Microsoft Exceeds Sales and Profit Estimates on Cloud Gains
Microsoft’s second-quarter sales and profit exceeded analysts’ projections, bolstered by rising customer sign-ups for cloud-based services and a stabilizing personal-computer market, according to Bloomberg. Profit excluding certain items, such as a few weeks of results from newly acquired LinkedIn, was 84 cents a share on adjusted sales of $25.8 billion. Analysts on average had estimated profit would be 79 cents on revenue of $25.3 billion in the period ended Dec. 31.
CEO Satya Nadella is reformulating the company as a seller of internet-based corporate services for running applications, storing data, collaborating and enhancing worker productivity. Azure cloud services revenue almost doubled, keeping up its steady pace of growth, and both consumers and corporations continue to purchase Office 365, which includes software like Word and Excel, Microsoft said. Another surprising bright spot was the PC market, which is showing signs of life after years of contraction.
Azure revenue almost doubled in the recent quarter, and corporate versions of Office 365 saw sales increase 47 percent. Almost 25 million consumers are now subscribed to Office 365, the company said. Microsoft has been spending on data centers and adding products to win new cloud customers. Microsoft has pledged to reach annualized revenue of $20 billion in its corporate cloud business by the fiscal year that ends in June 2018. That metric stood at more than $14 billion at the end of the second quarter.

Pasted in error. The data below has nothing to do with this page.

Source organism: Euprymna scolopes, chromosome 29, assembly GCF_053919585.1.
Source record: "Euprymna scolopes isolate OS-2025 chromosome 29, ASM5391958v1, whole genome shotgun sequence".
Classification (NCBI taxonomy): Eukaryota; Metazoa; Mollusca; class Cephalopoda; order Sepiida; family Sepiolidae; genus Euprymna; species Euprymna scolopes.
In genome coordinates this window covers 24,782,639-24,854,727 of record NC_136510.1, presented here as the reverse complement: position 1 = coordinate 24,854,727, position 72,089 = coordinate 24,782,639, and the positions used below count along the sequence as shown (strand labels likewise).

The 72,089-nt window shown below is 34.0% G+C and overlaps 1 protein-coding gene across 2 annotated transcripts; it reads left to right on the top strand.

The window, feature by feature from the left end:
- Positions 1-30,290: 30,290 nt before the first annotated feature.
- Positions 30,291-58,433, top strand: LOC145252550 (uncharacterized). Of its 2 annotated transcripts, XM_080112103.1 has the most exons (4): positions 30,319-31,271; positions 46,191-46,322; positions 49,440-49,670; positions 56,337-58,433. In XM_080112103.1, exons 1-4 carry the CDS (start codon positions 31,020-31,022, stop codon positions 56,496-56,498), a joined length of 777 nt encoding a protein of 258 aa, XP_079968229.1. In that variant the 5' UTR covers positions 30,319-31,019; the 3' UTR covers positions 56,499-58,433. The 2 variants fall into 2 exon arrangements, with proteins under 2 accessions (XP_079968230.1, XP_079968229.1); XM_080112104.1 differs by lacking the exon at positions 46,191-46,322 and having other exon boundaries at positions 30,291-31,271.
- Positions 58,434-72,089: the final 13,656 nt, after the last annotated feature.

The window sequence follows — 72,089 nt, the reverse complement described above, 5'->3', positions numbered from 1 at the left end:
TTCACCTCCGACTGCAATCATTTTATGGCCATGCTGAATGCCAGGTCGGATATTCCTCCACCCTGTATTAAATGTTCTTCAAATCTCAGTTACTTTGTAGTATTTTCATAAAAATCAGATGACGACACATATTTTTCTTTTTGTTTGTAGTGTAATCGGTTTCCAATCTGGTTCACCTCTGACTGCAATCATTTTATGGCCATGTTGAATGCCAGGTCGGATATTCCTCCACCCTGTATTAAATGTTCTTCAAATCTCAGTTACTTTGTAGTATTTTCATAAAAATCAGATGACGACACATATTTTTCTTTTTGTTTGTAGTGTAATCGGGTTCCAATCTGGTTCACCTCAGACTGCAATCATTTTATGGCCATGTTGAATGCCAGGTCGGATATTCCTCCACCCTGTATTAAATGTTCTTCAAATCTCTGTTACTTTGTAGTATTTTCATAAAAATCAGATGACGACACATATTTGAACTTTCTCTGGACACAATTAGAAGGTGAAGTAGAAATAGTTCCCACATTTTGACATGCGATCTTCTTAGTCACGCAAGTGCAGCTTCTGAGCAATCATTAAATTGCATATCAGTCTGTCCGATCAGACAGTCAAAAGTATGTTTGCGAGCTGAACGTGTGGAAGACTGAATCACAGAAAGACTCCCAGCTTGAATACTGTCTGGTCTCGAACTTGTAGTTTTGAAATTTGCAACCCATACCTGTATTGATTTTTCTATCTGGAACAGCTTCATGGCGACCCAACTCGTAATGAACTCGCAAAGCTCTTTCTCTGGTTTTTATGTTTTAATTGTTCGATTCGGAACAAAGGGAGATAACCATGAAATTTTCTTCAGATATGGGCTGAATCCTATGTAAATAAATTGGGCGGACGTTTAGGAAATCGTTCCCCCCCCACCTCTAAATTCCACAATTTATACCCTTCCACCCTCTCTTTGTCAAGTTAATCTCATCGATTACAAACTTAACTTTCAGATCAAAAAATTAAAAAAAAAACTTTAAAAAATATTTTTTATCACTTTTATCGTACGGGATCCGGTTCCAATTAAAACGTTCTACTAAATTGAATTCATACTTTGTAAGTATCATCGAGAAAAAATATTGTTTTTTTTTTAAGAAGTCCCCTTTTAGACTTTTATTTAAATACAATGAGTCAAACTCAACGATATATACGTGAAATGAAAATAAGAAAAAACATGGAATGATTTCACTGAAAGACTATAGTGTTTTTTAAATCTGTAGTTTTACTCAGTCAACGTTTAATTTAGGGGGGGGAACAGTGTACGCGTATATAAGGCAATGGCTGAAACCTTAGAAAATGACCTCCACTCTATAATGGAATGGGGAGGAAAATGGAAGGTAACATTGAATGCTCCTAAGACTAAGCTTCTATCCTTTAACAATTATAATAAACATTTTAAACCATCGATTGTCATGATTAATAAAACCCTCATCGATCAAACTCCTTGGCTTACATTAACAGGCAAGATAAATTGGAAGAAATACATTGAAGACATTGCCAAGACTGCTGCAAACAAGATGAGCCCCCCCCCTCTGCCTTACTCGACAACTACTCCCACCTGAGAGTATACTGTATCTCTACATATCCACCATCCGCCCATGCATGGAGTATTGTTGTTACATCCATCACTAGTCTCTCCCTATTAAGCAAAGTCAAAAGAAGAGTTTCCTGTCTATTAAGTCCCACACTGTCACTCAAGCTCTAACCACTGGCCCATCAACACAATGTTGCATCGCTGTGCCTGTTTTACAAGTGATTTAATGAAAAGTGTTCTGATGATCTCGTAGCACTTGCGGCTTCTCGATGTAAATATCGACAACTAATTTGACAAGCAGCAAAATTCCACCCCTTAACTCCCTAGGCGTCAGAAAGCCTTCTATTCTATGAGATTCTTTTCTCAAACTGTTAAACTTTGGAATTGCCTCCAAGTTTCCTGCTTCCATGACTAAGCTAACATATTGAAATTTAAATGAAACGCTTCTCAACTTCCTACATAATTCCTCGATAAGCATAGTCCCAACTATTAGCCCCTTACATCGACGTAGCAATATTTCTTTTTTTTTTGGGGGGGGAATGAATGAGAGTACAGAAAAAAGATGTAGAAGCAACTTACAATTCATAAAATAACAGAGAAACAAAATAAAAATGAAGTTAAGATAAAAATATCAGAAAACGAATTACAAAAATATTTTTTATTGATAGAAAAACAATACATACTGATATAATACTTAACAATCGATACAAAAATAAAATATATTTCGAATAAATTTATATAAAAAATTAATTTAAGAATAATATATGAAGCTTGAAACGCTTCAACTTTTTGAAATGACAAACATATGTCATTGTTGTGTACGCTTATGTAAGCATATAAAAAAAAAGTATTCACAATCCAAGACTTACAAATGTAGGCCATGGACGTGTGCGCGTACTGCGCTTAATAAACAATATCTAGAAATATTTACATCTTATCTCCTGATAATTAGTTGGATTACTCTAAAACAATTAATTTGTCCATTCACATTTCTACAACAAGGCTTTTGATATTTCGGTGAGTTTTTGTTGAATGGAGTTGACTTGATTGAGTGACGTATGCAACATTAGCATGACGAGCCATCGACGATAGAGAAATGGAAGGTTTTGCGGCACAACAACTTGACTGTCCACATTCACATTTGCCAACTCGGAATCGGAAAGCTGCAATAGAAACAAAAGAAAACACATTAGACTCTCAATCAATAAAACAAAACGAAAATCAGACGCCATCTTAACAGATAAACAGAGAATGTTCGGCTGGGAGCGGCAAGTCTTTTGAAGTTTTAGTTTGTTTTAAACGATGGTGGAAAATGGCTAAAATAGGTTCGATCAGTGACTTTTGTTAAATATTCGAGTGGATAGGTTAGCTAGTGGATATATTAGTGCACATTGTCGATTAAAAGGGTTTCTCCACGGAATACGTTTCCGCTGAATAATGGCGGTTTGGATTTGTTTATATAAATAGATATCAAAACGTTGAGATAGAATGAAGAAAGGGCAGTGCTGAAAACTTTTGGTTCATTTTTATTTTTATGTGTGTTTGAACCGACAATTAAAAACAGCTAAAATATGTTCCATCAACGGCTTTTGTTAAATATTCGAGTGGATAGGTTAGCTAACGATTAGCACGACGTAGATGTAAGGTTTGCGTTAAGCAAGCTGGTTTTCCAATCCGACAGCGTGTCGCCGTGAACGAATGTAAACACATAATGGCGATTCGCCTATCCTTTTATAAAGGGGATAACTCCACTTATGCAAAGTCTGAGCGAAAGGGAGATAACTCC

Second-quarter sales in the company’s More Personal Computing business, including Windows and Xbox, fell 5 percent to $11.8 billion. That compares with the $11.44 billion average estimate of five analysts polled by Bloomberg. Gaming revenue for Xbox and PC fell 3 percent. Revenue from sales of Windows to PC maker partners rose 5 percent, and Windows commercial products and cloud services increased at the same rate.
In the Intelligent Cloud unit, comprised of Azure and server software deployed in customers’ own data centers, sales increased 8 percent to $6.9 billion, compared with the $6.68 billion average analyst estimate. Productivity revenue climbed 10 percent to $7.4 billion. Analysts had estimated $7.02 billion. Including LinkedIn and other items, net income in the second quarter rose to $5.2 billion, or 66 cents a share.
On a conference call, Microsoft said third-quarter sales in Productivity will be $7.65 billion to $7.85 billion. Intelligent Cloud revenue will be $6.45 billion to $6.65 billion, and More Personal Computing sales will be $9.05 billion to $9.35 billion.